National Cold War Exhibition Museum at RAF Cosford, Shropshire by FCB
Feilden Clegg Bradley Architects (FCB) was formed in 1978 by Richard Feilden and Peter Clegg. Keith Bradley joined in 1987, becoming a senior partner in 1997. The practice’s expertise in environmentally friendly design has earned it a Queen’s Award for Sustainable Development. Its Northampton Academy featured in AJ 15.06.06 In a Surrey garden at the beginning of August 1945 it was teatime. It was warm and sunny, the war in Europe was over, the atmosphere was relaxed and the future looked full of promise.
The radio could be heard from inside the house and a BBC news reader’s voice was heard saying ‘Today an American aircraft dropped an atomic bomb on the Japanese city of Hiroshima’.
An icy chill spread through everyone present. The world had changed forever. Mankind had the capacity to destroy itself.
And, contemplating history, it seemed likely it would.
News of the scale of death and destruction came later, as did information of the second bomb dropped on Nagasaki.
There were forecasts of comparable destruction after a similar attack on Europe. Atomic fear permeated the population and to a lesser extent still remains; this time because of terrorism.
The only imaginable defence against attack was instant and devastating counter-attack - mutual deterrence. Achieving this would depend on ways to deliver bombs by air or submarine.
The defence industry embarked on a programme for super submarines and a wide range of new aircraft to counter a new threat. As it transpired, deterrence not only prevented atomic strikes but major world wars of any sort. The aircraft and submarines were never used in anger and become obsolete.
To commemorate the strange period of d鴥nte between the great powers of the last half of the 20th century; to remind subsequent generations; and to be a testament to an enormous international investment in to a war which never occurred, the RAF has preserved equipment from that time and created a new museum known as the National Cold War Exhibition at its museum at RAF Cosford, Shropshire.
The project was made possible by funding from the Heritage Lottery Fund, Advantage West Midlands, the European Regional Development Fund, Bridgenorth District Council, the Rural Regeneration Zone, the Ministry of Defence and the museum’s own fund raising activities.
The architect was FCB, with structural Engineer Michael Barclay Partnership and exhibition design by Neil Potter.
As in all modern museums its main thrust is education and the building includes classrooms which allow online access.
National Curriculum packs and audio and video tours are also available.
For the first time Britain’s three V bombers - Vulcan, Victor and Valiant - are on public display together with other relevant contemporary artifacts; a section of the Berlin Wall, missiles, an iconic statue of Lenin, models of submarines, armoured fighting vehicles and quaint symbols of everyday life on both sides of the war: a Trabant, a Mini and a VW Beetle.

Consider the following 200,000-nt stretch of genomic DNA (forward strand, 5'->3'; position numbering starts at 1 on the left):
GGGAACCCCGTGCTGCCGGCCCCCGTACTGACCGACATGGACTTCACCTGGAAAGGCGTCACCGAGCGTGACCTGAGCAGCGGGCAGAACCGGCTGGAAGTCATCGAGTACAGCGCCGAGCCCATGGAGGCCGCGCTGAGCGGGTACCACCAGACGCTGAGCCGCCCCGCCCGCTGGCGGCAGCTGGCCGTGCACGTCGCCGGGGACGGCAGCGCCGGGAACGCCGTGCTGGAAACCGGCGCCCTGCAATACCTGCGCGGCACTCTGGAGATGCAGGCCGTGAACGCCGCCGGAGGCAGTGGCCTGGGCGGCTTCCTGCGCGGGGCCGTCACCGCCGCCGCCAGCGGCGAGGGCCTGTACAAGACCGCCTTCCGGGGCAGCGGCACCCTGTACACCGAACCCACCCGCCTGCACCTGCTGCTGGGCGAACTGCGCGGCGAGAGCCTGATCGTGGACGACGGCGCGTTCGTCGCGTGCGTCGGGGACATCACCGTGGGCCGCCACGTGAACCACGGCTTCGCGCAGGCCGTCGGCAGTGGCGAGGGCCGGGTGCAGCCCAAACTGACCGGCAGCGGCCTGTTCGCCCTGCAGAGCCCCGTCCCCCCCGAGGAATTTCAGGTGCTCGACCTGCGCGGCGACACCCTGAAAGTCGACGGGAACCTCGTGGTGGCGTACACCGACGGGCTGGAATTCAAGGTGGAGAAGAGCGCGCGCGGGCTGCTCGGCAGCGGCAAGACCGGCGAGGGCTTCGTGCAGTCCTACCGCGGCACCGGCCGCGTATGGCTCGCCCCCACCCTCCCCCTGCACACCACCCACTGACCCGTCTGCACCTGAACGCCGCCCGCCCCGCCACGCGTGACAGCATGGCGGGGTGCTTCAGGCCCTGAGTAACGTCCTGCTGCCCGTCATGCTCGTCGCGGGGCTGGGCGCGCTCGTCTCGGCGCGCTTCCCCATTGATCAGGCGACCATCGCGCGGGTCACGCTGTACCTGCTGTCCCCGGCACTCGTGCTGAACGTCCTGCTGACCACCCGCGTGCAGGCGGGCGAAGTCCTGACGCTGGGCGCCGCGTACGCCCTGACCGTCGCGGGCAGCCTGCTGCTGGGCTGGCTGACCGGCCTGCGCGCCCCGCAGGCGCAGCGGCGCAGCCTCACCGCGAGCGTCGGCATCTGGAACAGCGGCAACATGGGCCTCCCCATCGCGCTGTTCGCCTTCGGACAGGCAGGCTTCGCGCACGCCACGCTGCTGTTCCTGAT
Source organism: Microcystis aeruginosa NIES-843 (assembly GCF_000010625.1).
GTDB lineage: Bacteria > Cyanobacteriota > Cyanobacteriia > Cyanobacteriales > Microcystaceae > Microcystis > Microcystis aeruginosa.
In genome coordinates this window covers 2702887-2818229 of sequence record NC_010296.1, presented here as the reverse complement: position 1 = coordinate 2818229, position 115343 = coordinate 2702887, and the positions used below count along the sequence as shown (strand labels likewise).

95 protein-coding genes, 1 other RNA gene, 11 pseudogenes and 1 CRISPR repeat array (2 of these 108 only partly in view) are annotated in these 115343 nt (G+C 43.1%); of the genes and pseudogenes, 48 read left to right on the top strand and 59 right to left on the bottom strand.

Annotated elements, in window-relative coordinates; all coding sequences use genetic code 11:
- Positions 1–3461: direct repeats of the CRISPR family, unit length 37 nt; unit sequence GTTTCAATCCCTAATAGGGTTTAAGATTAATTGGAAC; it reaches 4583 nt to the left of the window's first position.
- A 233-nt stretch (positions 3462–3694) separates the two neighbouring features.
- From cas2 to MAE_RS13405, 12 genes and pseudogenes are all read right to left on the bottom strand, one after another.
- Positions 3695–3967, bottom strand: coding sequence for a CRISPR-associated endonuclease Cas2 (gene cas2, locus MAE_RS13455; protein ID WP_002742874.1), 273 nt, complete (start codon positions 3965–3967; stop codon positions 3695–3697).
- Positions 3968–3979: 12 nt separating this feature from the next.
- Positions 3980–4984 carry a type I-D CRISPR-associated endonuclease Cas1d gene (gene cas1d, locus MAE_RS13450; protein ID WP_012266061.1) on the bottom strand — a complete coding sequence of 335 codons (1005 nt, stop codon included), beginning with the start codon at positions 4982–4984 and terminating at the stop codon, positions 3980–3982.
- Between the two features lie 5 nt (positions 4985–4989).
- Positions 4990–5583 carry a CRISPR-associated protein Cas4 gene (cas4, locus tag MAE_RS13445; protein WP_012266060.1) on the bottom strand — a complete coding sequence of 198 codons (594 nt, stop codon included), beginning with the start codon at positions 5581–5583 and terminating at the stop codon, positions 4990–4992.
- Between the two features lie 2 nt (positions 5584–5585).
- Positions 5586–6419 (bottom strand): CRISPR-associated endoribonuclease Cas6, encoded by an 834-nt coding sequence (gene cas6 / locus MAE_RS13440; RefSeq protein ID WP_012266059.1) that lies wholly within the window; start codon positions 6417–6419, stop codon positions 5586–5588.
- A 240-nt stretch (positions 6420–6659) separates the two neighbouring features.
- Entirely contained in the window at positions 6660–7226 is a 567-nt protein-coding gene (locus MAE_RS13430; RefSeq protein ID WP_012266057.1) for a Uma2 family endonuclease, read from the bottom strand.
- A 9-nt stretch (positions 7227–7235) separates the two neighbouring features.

The architectural problem of designing a building for a static exhibition of aircraft of various sizes, plus ancillary equipment and exhibition graphics, is that the shapes of aeroplanes do not fit easily or economically into rectangular buildings.
The skill of what FCB has done at Cosford is to fit so many (17) varied aircraft into such a compact group, by conceiving what is in fact a massive three-dimensional linear sculpture, made of individual aircraft. Some are on the ground, others hang from the roof, pointing up or down, as if in flight, or flying level or banked, all packed in as if in a hair-raising intimate dogfight. It is dramatic.
Accommodating so many disparate aircraft in the minimum space has yielded a floor plan of two triangles brushing past each other with a gap between. Above the gap are a walkway and a viewing platform, under a continuous rooflight, which is also the structural ridge of the building. On either side of this ridge the external roofs drop vertically or sweep to the ground or lower wall in catenary-like curves. Formed in sheet-aluminum standing-seam roof cladding, these perfectly complement the dynamic geometry of the building, sweeping and soaring as an appropriately powerful structure in the airfield landscape.
Apart from the broad sweeps of untreated aluminium either side of the roof ridge, at low level, under the eaves, there are areas of translucent interlocking vertical glass panels to provide daylight at exhibition floor level. The two elevations of the short ends of the building are filled with translucent fabric panels on demountable steel frames to allow aircraft to be taken out or replaced. They also provide diffuse daylight for the full height of the cathedral-scale interior.
The huge external scale of the simply-detailed smooth and sinuous building is made more dramatic by limited colours and materials: aluminium, white fabric, the green of thick glass and fair-faced-concrete walls. This is a carbon- and waterpreserving building. And in the background there is a wide sweep of airfield grass.
Internally there are two concrete floor levels down the line of the roof ridge. On one side there is an upper floor as well as one at ground level. The upper level is exhibition space. Its lower level contains a lecture theatre, three classrooms and WCs and is entirely constructed of fair-faced-concrete walls and floors. It is carefully detailed with great simplicity. Woodwork is dark stained, carpets are dark grey, simple theatre seats are upholstered bright red.
The major exhibition pieces are interspersed with information, interactive displays and some brightly coloured drum-shaped theme units which examine in detail key incidents in the Cold War such as the Cuban Missile Crisis, the Berlin Airlift and the Space Race.
The steel-web roof structure is untreated and rusted.
A policy decision was taken to protect the museum collection from the weather and to create the 6,200m 2 display-hall environment by achieving humidity control without using energy-intensive air conditioning but through controlled ventilation, low conservation heating, exposed thermal mass and a heavily insulated roof structure. It was also decided that the structural steelwork of the roof should not be painted.